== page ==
Tooele Transcript Bulletin – News in Tooele, Utah

August 27, 2013
Amedeo and the Talking Tree

(an Italian tale)

Once upon a time, there lived a wealthy man named Amedeo who collected rare things. One day, a stranger came and asked to see his collection.

Amedeo loved to show off his glassware and jewelry and rugs and lamps, but as the stranger studied these, she shook her head and looked quizzically at Amedeo. “You’re missing the best thing of all,” she said.

“What could I possibly have missed?” Amedeo asked.

“You do not have the Talking Tree, the rarest and finest thing of all,” she said.

That night, Amedeo could think of nothing but the Talking Tree. He hired men to scour the earth, but his explorers returned empty-handed. “There’s no such thing,” they said.

Amedeo thought the woman had been making fun of him. He called her to his home, but she looked him in the eye and said, “I’ve seen the Talking Tree with my own eyes. I’ve heard it speak with my own ears.”

“What did it say?” Amedeo asked.

“Ever to wait for what will never be is the plight of he who does not see.”

Amedeo sent another search team and a year went by, but they returned with nothing.

Amedeo was furious and ordered the police to arrest the woman. “She has made a fool of me!” he screamed.

Amedeo was an important man, and the police did not wish to upset him, but the woman said, “It is not my fault if Amedeo’s men do not know how to search.”

“Why else would she persist so?” Amedeo wondered. He decided he would find this treasure on his own. He set off.

After many days, he came to a valley where birdsong filled the earth and the air was thick with the scent of rich soil and leaves. He lay down to rest, and just as he was falling asleep, he heard a voice call out: “Ever to wait for what will never be is the plight of he who does not see.”

Was this a dream? Amedeo looked around and again heard, “Ever to wait for what will never be is the plight of he who does not see.”

“Who are you?” he asked. Nobody answered, and again he fell asleep, but when he woke at dawn he noticed a beautiful tree with its branches bending to the earth. He tore off a leaf, and a voice said, “Why do you hurt me?”

“Who are you?” Amedeo asked.

“I am the daughter of the king of Spain, and a witch has me under her spell,” the voice explained, and she told him she would never be free until someone swore to marry her and chopped down the tree with the ogre’s magic ax.

“Shh,” she suddenly whispered, “the witch is near.”

Suddenly, the witch appeared and asked Amedeo, “Who were you talking to?”

“The wind,” Amedeo lied. The witch did not believe him, but she could not prove him wrong, and Amedeo decided to try to break the spell.

Just as he was falling asleep in the woods, he heard thundering footsteps.

An ogre was storming toward home, and Amedeo knew ogres ate men. He quickly climbed a tree and hid, and the ogre went on his way.

At dawn, Amedeo slid down the tree, and at the bottom stood the ogre’s daughter, a beautiful girl. “Help me break the witch’s spell,” he said. “And keep me safe from your father.”

“If you wish to break the spell,” she said, “you must marry me.”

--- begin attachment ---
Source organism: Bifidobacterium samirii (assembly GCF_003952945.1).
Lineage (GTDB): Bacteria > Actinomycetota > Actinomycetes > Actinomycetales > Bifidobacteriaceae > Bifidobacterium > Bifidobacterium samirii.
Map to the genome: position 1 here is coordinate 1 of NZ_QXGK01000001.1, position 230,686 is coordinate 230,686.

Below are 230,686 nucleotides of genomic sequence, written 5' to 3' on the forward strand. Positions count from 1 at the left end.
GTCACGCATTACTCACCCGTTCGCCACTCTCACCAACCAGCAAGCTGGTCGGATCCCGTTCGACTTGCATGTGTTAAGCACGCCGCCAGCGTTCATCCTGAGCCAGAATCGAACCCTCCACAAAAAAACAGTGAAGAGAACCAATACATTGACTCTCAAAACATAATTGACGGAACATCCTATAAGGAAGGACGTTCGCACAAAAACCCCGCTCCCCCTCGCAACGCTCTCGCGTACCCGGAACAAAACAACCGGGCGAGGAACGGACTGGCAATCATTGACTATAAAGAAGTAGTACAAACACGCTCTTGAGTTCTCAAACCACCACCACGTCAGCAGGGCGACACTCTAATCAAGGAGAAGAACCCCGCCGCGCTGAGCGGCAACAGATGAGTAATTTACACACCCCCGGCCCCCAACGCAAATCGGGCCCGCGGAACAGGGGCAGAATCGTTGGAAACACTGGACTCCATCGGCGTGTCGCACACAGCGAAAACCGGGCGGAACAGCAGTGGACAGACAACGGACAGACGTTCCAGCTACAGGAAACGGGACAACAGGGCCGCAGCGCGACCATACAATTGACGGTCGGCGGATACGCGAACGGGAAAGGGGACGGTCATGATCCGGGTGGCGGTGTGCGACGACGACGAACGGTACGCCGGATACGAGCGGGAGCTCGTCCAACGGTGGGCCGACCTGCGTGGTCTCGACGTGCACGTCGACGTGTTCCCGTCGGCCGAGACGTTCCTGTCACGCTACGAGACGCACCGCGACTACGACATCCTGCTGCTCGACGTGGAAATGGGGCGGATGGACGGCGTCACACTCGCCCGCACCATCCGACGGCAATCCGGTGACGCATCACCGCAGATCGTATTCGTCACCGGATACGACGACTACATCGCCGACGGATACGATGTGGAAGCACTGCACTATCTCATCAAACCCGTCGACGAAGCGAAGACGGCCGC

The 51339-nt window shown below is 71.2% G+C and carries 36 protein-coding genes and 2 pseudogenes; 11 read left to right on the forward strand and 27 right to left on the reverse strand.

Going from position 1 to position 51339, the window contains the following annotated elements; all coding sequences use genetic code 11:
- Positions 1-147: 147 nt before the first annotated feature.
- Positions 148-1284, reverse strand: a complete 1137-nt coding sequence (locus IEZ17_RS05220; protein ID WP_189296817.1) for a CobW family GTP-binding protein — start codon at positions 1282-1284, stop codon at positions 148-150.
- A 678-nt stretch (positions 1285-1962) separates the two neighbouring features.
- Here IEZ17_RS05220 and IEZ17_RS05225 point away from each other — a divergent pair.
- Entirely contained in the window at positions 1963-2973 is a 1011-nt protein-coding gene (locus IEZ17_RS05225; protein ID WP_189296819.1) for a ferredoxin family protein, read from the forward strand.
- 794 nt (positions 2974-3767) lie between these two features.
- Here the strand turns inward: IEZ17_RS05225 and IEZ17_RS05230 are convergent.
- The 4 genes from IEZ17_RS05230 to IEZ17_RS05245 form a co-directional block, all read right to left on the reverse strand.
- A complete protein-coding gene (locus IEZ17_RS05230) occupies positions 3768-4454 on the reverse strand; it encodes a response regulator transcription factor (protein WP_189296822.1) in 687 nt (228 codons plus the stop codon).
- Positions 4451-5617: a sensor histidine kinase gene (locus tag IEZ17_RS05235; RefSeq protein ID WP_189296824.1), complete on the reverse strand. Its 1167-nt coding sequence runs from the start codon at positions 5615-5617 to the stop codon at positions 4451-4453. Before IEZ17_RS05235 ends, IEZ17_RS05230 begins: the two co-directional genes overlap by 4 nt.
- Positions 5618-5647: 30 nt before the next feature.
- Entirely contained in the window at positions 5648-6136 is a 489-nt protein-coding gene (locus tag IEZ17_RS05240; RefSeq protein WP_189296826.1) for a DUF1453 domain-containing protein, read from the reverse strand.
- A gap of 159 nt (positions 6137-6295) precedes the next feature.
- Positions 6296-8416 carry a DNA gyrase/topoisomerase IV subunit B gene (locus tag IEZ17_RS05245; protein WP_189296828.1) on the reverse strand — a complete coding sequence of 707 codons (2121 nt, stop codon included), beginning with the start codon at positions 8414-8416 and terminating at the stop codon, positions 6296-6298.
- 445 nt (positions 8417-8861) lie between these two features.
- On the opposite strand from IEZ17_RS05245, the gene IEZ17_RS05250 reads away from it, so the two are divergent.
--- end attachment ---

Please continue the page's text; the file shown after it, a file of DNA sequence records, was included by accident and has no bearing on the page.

She was lovely, but he wanted to marry the girl of the Talking Tree.

“I’m promised to another,” he said.

“Very well,” she said, “I’ll protect you and give you the magic ax.”

She led him through the forest, and when they reached its edge, she reached into a tree and brought out an ax and some magical ointment. This she spread upon his face and said, “Close your eyes and wish and you shall be back at the tree.”

He did just that, and sure enough, he was transported back to the tree in a second. He lifted his ax to chop down the tree, but as he did, the witch appeared.

He remained very calm and said to her, “I’m cutting this tree for charcoal.”

“Very well,” said the witch, “but obey my commands and strike where I tell you to strike.”

Amedeo knew he must not follow her directions, so when she told him to strike high, he struck low. When she stepped forward to pull away the ax, he quickly swung at her and she disappeared.

And in that moment a beautiful girl stepped out of the tree.

They embraced and hurried out of the forest and back to his home.

On the day of their wedding, as the servants were helping the bride to dress, they discovered she was made of wood.

Amedeo quickly understood that she remained under a spell, and he hurried back to the woods and came to the place where he had met the ogre’s daughter.

“I have come for you,” he said.

“I don’t believe you,” she said.

“It’s true,” he said. “I wish to marry you, and I’ve brought back the ax you gave me.”

She took his hand and led him inside the ogre’s house.

He handed her the ax, and as he did, he carefully pricked her hand with its sharp edge. “My dear, I’m sorry,” he said, but with that prick, she began to turn into wood.

“Help!” she cried. “In that cupboard you will find the magic ointment. If you rub it on me, I shall be cured.”

Amedeo opened the drawer and grabbed the ointment, and he raced out of the house and back to his home. There he covered his beloved in the ointment.

And sure enough, the spell was broken, and she was no longer wood.

That night they wed, and Amedeo and his beloved Talking Tree lived happily ever after, and he understood that love is the only true treasure.

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